The striatum’s role in the brain’s reward system is crucial for understanding the mechanisms of limerence. Its involvement in dopamine release, motivation, goal-directed behavior, and habit formation explains the intense pleasure, obsession, and emotional dependency experienced by individuals in a limerent state. By engaging the same neural pathways associated with addiction, the striatum helps to perpetuate the powerful and often overwhelming nature of limerence.

Scam Victims and Limerence – They Did Not Fall In Love!

Many scam victims believe they have genuinely fallen in love with romance scammers or their fake personas/profiles, but in reality, what they typically experience is limerence—a state of intense emotional infatuation and obsession driven by psychological and neurobiological mechanisms. This misinterpretation can lead to devastating psychological consequences.

The Illusion of Love and the Reality of Limerence

Romance scammers skillfully manipulate their victims’ emotions, creating an illusion of deep, genuine affection. They often use carefully crafted messages, attentive communication, and feigned empathy to construct a sense of intimacy and trust. Victims, feeling an intense emotional connection, often mistake these manipulations for true love. However, the symptoms and experiences of these victims align more closely with limerence than with authentic, reciprocated love.

Emotional Rollercoaster and Obsessive Thoughts

Limerence is typically characterized by an emotional rollercoaster where the victim experiences extreme highs and lows based on the scammer’s interactions, often based on the cycles of the scammer’s love bombing and amygdala hijacks. The scammer’s messages, which may alternate between affection and calculated absence, trigger dopamine releases in the brain, creating intense feelings of pleasure and anticipation. This dopamine-driven reward system (dopamine signaling) reinforces the victim’s obsession with the scammer, making it difficult for them to think about anything else. The striatum, a key part of the brain’s reward system, plays a significant role in this process by reinforcing the neural pathways associated with thoughts of the scammer, leading to intrusive and persistent thoughts.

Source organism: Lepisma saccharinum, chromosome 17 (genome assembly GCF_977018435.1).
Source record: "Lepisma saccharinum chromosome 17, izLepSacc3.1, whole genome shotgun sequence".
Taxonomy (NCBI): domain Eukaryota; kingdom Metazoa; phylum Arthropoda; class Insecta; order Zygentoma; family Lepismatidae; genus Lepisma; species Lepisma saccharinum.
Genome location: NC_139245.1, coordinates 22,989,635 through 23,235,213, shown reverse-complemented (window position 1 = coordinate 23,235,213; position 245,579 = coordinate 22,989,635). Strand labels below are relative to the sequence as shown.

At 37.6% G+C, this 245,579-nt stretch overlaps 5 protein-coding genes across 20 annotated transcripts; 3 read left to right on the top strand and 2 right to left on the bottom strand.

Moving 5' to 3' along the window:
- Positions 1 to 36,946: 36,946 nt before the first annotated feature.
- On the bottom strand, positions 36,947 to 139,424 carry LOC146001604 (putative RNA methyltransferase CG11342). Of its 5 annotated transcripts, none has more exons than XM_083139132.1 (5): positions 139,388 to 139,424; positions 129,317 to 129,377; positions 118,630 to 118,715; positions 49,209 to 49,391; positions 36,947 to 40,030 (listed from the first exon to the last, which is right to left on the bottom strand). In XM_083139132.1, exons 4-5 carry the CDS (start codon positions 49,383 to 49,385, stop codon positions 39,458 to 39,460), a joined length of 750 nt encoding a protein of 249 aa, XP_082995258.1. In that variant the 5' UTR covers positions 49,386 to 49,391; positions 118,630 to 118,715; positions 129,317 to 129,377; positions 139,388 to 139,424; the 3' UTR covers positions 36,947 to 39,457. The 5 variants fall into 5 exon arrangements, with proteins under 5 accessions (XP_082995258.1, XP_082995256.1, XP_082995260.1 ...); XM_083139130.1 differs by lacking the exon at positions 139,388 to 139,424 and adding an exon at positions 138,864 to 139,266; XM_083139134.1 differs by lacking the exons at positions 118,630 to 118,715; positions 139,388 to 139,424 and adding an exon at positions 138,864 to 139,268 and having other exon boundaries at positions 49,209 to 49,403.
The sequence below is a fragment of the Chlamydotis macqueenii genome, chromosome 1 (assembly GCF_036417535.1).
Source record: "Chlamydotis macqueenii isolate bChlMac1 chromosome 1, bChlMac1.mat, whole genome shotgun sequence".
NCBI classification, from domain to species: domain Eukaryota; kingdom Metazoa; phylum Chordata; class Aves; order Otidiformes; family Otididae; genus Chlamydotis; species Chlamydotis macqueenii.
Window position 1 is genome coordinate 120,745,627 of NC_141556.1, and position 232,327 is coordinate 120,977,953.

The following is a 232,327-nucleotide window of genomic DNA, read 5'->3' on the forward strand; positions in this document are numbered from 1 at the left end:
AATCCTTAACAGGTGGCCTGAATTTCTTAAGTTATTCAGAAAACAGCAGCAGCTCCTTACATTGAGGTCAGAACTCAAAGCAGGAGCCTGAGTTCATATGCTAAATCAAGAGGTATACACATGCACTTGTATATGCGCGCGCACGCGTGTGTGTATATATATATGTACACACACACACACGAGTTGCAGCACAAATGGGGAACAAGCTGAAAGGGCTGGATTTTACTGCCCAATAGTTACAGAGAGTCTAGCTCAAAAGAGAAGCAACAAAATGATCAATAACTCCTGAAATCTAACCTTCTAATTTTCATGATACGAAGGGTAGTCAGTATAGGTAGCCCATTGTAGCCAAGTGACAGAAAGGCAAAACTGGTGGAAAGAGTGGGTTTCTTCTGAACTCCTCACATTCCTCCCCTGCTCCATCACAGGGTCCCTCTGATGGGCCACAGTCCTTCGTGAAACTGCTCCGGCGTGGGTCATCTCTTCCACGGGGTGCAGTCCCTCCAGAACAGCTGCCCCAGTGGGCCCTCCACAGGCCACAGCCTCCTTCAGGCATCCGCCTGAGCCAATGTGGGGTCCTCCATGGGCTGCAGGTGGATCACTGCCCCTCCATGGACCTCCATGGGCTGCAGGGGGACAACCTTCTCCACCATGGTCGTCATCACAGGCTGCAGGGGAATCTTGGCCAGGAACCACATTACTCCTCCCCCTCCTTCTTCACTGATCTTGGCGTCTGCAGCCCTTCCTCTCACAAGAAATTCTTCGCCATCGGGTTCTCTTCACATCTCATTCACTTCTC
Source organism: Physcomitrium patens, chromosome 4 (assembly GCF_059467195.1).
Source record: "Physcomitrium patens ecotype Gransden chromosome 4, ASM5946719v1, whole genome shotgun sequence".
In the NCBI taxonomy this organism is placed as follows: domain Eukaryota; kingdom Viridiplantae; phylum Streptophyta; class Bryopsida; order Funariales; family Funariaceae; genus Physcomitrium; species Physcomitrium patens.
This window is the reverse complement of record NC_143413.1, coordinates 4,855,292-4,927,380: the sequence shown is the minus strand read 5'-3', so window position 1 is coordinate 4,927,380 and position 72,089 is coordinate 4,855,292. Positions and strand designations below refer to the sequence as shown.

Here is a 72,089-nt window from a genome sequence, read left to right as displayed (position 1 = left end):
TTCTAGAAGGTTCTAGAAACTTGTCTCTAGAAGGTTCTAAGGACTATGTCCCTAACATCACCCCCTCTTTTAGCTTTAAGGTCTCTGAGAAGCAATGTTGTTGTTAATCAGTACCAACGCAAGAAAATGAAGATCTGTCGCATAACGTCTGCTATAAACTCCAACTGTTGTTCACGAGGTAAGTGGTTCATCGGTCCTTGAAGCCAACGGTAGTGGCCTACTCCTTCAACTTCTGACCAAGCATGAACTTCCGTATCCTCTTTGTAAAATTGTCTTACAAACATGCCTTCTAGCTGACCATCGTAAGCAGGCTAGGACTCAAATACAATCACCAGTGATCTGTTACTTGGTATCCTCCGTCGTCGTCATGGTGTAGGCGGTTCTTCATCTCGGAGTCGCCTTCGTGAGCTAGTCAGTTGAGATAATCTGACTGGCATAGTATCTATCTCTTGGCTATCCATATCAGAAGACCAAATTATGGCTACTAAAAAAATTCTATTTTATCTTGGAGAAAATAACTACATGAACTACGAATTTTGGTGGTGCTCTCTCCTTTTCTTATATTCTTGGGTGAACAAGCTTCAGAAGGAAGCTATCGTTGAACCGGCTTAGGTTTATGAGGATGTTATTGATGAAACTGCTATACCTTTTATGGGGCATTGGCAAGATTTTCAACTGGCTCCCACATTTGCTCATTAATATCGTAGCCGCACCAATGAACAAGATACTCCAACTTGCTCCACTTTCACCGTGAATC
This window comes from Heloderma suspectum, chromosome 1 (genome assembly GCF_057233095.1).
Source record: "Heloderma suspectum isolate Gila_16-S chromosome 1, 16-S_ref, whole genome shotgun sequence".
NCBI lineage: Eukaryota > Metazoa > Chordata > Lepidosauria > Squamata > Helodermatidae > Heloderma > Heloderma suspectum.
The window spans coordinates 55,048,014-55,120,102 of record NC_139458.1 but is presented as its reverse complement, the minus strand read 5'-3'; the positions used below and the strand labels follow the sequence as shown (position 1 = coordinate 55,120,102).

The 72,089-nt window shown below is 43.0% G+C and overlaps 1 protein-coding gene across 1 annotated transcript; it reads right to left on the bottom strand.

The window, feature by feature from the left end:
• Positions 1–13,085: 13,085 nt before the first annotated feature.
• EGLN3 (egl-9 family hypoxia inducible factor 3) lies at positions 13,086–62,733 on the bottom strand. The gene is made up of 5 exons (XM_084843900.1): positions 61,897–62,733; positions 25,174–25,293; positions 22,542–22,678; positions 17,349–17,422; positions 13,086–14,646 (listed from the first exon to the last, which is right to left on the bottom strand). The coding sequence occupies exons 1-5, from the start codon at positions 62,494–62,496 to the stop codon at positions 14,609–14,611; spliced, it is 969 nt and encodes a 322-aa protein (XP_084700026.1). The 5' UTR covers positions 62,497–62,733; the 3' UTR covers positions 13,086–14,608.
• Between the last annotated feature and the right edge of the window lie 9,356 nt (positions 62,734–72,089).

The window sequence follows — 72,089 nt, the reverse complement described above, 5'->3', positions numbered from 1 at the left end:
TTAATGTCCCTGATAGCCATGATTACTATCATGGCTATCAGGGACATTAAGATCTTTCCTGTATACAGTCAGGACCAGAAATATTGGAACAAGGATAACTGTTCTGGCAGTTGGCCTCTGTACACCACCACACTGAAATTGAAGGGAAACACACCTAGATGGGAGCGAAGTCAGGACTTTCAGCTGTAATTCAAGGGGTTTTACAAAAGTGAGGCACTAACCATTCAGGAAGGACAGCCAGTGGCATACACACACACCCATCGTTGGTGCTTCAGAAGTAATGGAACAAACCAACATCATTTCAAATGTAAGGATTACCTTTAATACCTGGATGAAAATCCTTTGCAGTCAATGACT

Dependency and Emotional Vulnerability

Scammers exploit the emotional dependency created by limerence. Victims often become emotionally dependent on the scammer, with their mood and self-worth tied to the scammer’s perceived interest and approval. This dependency makes them highly vulnerable to manipulation that also increases limerence, as they are willing to go to great lengths to maintain the scammer’s affection, often resulting in significant financial and emotional losses.

Manipulation and Control

Scammers leverage the characteristics of limerence to exert control over their victims. By providing intermittent reinforcement—responding positively at times and withdrawing at others—they keep the victim in a constant state of longing and uncertainty. This tactic enhances the victim’s emotional investment and desperation to regain the scammer’s affection, a behavior driven by the brain’s need to seek out the next dopamine reward.

The Wake-Up Call

For many victims, the realization that they have been scammed is a profound shock – psychological betrayal trauma. They must grapple not only with the financial and emotional betrayal but also with the understanding that they perceived they were in love when in actuality it was actually a manifestation of limerence. This realization can be deeply disorienting, as it challenges the victim’s understanding of their own emotions and judgments.

Psychological and Social Implications

Limerence can have significant psychological and social implications. While it can be a euphoric and motivating experience, it can also lead to emotional distress, impaired judgment, and difficulties in everyday functioning if the feelings are not reciprocated or if they interfere with other aspects of life. Understanding limerence can help individuals and mental health professionals recognize and manage these intense feelings, providing pathways to healthier relationships and emotional well-being.

Make sure that you talk to your psychologist about this.

Limerence vs. Obsessive Love Disorder (OLD)

Limerence and Obsessive Love Disorder (OLD) are both intense emotional experiences related to romantic infatuation, but they differ significantly in their characteristics, underlying causes, and impacts on individuals’ behavior and mental health.


Definition: Limerence is an involuntary emotional state of romantic infatuation. It involves obsessive thoughts, idealization of the love interest, and a strong desire for reciprocation.